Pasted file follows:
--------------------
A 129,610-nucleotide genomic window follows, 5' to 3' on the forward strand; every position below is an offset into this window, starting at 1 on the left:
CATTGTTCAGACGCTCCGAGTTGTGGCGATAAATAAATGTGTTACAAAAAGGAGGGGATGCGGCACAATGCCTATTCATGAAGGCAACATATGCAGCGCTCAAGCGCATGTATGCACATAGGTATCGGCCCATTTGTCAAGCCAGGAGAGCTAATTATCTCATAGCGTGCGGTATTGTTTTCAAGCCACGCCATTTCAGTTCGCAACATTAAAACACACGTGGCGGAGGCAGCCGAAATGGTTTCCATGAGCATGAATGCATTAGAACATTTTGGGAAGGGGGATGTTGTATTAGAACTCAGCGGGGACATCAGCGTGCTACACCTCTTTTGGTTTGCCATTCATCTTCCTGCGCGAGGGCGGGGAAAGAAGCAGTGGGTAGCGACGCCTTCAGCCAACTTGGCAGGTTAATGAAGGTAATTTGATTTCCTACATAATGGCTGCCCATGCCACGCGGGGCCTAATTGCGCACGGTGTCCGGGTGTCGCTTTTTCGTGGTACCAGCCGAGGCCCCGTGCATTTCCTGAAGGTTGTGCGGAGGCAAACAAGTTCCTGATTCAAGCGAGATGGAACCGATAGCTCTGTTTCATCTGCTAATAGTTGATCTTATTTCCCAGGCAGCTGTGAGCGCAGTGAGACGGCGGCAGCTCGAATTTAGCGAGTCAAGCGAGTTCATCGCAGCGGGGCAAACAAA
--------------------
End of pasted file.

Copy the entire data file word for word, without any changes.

A 129,610-nucleotide genomic window follows, 5' to 3' on the forward strand; every position below is an offset into this window, starting at 1 on the left:
CATTGTTCAGACGCTCCGAGTTGTGGCGATAAATAAATGTGTTACAAAAAGGAGGGGATGCGGCACAATGCCTATTCATGAAGGCAACATATGCAGCGCTCAAGCGCATGTATGCACATAGGTATCGGCCCATTTGTCAAGCCAGGAGAGCTAATTATCTCATAGCGTGCGGTATTGTTTTCAAGCCACGCCATTTCAGTTCGCAACATTAAAACACACGTGGCGGAGGCAGCCGAAATGGTTTCCATGAGCATGAATGCATTAGAACATTTTGGGAAGGGGGATGTTGTATTAGAACTCAGCGGGGACATCAGCGTGCTACACCTCTTTTGGTTTGCCATTCATCTTCCTGCGCGAGGGCGGGGAAAGAAGCAGTGGGTAGCGACGCCTTCAGCCAACTTGGCAGGTTAATGAAGGTAATTTGATTTCCTACATAATGGCTGCCCATGCCACGCGGGGCCTAATTGCGCACGGTGTCCGGGTGTCGCTTTTTCGTGGTACCAGCCGAGGCCCCGTGCATTTCCTGAAGGTTGTGCGGAGGCAAACAAGTTCCTGATTCAAGCGAGATGGAACCGATAGCTCTGTTTCATCTGCTAATAGTTGATCTTATTTCCCAGGCAGCTGTGAGCGCAGTGAGACGGCGGCAGCTCGAATTTAGCGAGTCAAGCGAGTTCATCGCAGCGGGGCAAACAAA